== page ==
NF-κB1 (alternatively, p50/p105) is a member of the NF-κB protein family that are characterized by an N-terminal Rel homology domain (RHD), a glycine rich region (GRR), an ankyrin repeat domain (ARD), a death domain (DD), and a PEST motif [Figure 5 & 6; reviewed in (1)]. The p105 precursor protein can be proteolytically processed to generate p50 (i.e., amino acids 1-430 of p105). The RHD (amino acids 42-240, SMART) is comprised of the N-terminal domain, the dimerization domain (DimD), and a nuclear localization sequence that mediate DNA binding, nuclear localization, and subunit dimerization [reviewed in (1)]. The p50 RHD mediates co-translational dimerization with p105 and this dimerization is necessary for efficient p50 production (2;3). The GRR (amino acids 400-475 (4); 370-392, UniProt) is essential for the constitutive processing of p105 to p50 as well as for stabilization of the p50 subunit (2;5;6). Cohen et al. described a processing inhibitory domain (PID; aa 474-544) downstream of the GRR and upstream of the ARD that functions to regulate the constitutive processing of p105 (7). The ARD is at the C-terminus of p105 (amino acids 507-743, SMART) and has seven ankyrin motifs [reviewed in (1)]. The DD of p105 (aa 801-888, UniProt) is essential for IKK1 and IKK2-mediated phosphorylation of the p105 PEST motif by acting as a docking site for IKK (8;9). The PEST motif contains a conserved motif (Asp-Ser927-Gly-Val-Gly-Thr-Ser932) homologous to the IKK target sequence in IκBα [reviewed in (10)]. The Roomba mutation results in skipping of exon 12, followed by a frame-shifted protein after amino acid 306 and premature termination after the inclusion of 80 aberrant amino acids.

 

For more information about Nfkb1, please see the record for Finlay.

Putative Mechanism

NF-κB1 (p50 and p105) can form homodimers or heterodimers with c-Rel, RelA (p65), NF-κB2 (p52 and its precursor p100; see the record for xander), or RelB (11). The p105 precursor can act as an inhibitor of NF-κB dimers through both a direct dimerization to the NF-κB polypeptides as well as through interactions with preformed dimers (12). After agonist stimulation, p105 is degraded, facilitating the release of associated Rel subunits (i.e., RelA, c-Rel, and p50) and the translocation of the Rel subunits from the cytoplasm into the nucleus; RelB is not retained in the cytoplasm by p105 (13-16). In addition, p105 and IκBγ can associate with NF-κB dimers and prevent them from translocating to the nucleus (17). The p50 homodimer can bind to both nucleosomal DNA as well as naked DNA, facilitating the regulation of genes at sites of transcriptionally repressed chromatin as well as genes found in transcriptionally active chromatin (18). Depending on the cell type, the p50 homodimer can act as either a transcriptional activator or a repressor [reviewed in (10)]. The p50 homodimer typically binds DNA in unstimulated cells to repress NF-κB-dependent gene transcription (19). After stimulation, p50 homodimers can also function as transcriptional activators by an association of the homodimer with transcriptional co-activators.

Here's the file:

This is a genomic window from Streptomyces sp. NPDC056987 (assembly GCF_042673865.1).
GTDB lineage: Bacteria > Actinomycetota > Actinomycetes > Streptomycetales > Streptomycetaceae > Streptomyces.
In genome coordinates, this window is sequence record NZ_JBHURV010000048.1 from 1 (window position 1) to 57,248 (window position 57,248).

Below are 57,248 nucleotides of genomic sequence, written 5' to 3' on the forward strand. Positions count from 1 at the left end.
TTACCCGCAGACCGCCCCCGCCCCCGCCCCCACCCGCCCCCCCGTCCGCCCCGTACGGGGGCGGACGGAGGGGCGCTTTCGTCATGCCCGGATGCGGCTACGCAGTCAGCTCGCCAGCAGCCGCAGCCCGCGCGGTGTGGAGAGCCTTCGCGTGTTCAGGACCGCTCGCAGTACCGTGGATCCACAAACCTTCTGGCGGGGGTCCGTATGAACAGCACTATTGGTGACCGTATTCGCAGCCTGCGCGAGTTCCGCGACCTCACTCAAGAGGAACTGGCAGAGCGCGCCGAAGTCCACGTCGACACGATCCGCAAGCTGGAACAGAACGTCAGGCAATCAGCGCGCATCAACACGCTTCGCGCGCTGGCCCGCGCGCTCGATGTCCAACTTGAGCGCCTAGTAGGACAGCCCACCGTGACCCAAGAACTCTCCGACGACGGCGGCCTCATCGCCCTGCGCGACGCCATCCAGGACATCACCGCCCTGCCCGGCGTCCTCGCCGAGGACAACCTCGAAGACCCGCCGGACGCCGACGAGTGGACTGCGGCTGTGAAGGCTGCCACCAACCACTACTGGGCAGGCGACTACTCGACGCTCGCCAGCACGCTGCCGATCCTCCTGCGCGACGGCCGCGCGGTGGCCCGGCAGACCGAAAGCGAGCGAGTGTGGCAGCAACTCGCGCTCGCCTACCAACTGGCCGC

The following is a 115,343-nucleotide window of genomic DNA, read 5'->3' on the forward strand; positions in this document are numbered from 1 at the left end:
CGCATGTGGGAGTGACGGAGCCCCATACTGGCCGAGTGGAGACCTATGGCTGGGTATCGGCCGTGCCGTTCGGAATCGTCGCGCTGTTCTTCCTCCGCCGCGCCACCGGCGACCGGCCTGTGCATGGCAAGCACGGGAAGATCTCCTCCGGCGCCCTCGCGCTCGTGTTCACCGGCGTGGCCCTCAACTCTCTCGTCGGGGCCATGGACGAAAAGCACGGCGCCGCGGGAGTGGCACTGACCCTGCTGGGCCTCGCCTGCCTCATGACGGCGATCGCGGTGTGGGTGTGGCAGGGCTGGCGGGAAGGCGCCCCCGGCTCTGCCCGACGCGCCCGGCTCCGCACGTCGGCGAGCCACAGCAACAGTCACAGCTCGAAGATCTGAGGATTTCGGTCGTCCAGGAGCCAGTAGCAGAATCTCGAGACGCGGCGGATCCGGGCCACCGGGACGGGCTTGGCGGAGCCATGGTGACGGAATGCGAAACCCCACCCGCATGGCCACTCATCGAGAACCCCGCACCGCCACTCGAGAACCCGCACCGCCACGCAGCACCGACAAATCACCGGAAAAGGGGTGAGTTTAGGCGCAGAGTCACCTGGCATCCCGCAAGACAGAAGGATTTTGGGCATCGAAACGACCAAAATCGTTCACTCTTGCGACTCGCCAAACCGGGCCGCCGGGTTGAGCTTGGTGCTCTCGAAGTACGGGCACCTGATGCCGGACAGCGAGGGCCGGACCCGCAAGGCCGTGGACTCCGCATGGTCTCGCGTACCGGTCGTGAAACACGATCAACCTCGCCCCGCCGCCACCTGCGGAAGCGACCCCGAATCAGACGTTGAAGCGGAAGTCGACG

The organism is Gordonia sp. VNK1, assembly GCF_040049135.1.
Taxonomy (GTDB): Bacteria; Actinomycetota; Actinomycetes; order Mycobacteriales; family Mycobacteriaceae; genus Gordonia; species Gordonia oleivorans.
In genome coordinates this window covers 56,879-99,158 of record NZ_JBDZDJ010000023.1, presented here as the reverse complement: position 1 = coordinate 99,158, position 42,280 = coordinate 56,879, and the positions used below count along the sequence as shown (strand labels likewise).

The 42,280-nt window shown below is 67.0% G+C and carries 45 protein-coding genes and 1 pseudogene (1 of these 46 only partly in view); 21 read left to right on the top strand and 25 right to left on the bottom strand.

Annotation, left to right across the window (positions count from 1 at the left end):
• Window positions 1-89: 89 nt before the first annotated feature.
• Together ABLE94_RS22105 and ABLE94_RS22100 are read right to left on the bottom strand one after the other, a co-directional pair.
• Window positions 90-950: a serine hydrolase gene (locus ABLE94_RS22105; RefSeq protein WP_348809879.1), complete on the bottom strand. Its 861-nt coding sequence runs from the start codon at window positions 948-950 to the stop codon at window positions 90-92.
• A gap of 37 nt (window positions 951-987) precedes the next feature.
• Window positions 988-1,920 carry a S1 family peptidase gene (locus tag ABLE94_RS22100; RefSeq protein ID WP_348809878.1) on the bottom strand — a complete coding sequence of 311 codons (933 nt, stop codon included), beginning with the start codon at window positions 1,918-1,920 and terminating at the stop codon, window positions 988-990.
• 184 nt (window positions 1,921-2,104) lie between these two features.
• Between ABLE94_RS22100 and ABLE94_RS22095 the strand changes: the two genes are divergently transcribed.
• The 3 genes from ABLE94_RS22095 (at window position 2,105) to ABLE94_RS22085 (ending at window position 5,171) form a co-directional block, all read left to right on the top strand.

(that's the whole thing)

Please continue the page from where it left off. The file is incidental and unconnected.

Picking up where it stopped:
A variety of stimuli (e.g., cytokines, ultraviolet irradiation, and viral products) activate NF-κB complexes and the translocation of the activated complexes to the nucleus. In the nucleus, NF-κB acts as a transcription factor that regulates the expression of genes encoding a variety of immune response genes including pro-inflammatory cytokines (e.g., TNFα (see the record for PanR1), IL-1, and IL-6), chemokines [e.g., MIP-1α (macrophage inflammatory protein-1α) and RANTES (regulated upon activation, normal T-cell expressed and secreted)], cell adhesion molecules [e.g., E-selectin and VCAM-1 (vascular cell adhesion molecule-1)], effector molecules [e.g., defensins], enzymes [e.g., inducible nitric oxide synthase], and growth factors to regulate the recruitment of immune cells to the site of infection [(20;21); reviewed in (10)]. Inhibition of NF-κB leads to apoptosis [through the misregulation of anti-apoptotic proteins (e.g., c-IAP-1/2, AI, Bcl-2 and Bcl-XL)], delayed cell growth, reduced cell proliferation [through negative regulation of cell cycle regulator cyclin D1 (22)] and incorrect immune cell development [reviewed in (23-25)]. Please see the record for xander for additional details about NF-κB signaling.

  

T-cell mediated activation of B cells is required for extra-follicular and follicular responses to alum-precipitated proteins that are often used in vaccine formulations (26). Alum-precipitated OVA (alumOVA) stimulates follicular helper T (TFh) cells in germinal centers as well as the subsequent induction of B cells to differentiate into plasma cells, memory B cells, or centroblasts (26).  OVA-specific CD4+ T cells develop into Th2 cells that can subsequently induce extrafollicular plasmablasts. NF-κB1-deficient CD4+ T cells primed with alum-precipitated protein were unable to upregulate Th2-cytokines IL-4 and IL-13 (26).  In addition, Nfkb1-/- TFh cells have impaired CXCR5 expression, leading to reduced germinal center responses (26).  The loss of a T-dependent IgG response to rSFV-β-gal indicates that the Roomba mutation results in loss of functional p50/p105.

Primers PCR Primer
Roomba(F):5'- GTCTAAGTCTCATATAAGTTTGGCAGC -3'
Roomba(R):5'- CTGATGCTCACCGACACTAG -3'

Sequencing Primer
Roomba_seq(F):5'- CCTAACACTATGCAGCGT -3'
Roomba_seq(R):5'- CAAATGTCCTACACTAATGTTTGGG -3'
References

div>  22. Nakamura, Y., Grumont, R. J., and Gerondakis, S. (2002) NF-kappaB1 can Inhibit v-Abl-Induced Lymphoid Transformation by Functioning as a Negative Regulator of Cyclin D1 Expression. Mol Cell Biol22, 5563-5574.

Science Writers Anne Murray
AuthorsJin Huk Choi, Tao Yue, Xue Zhong, and Bruce Beutler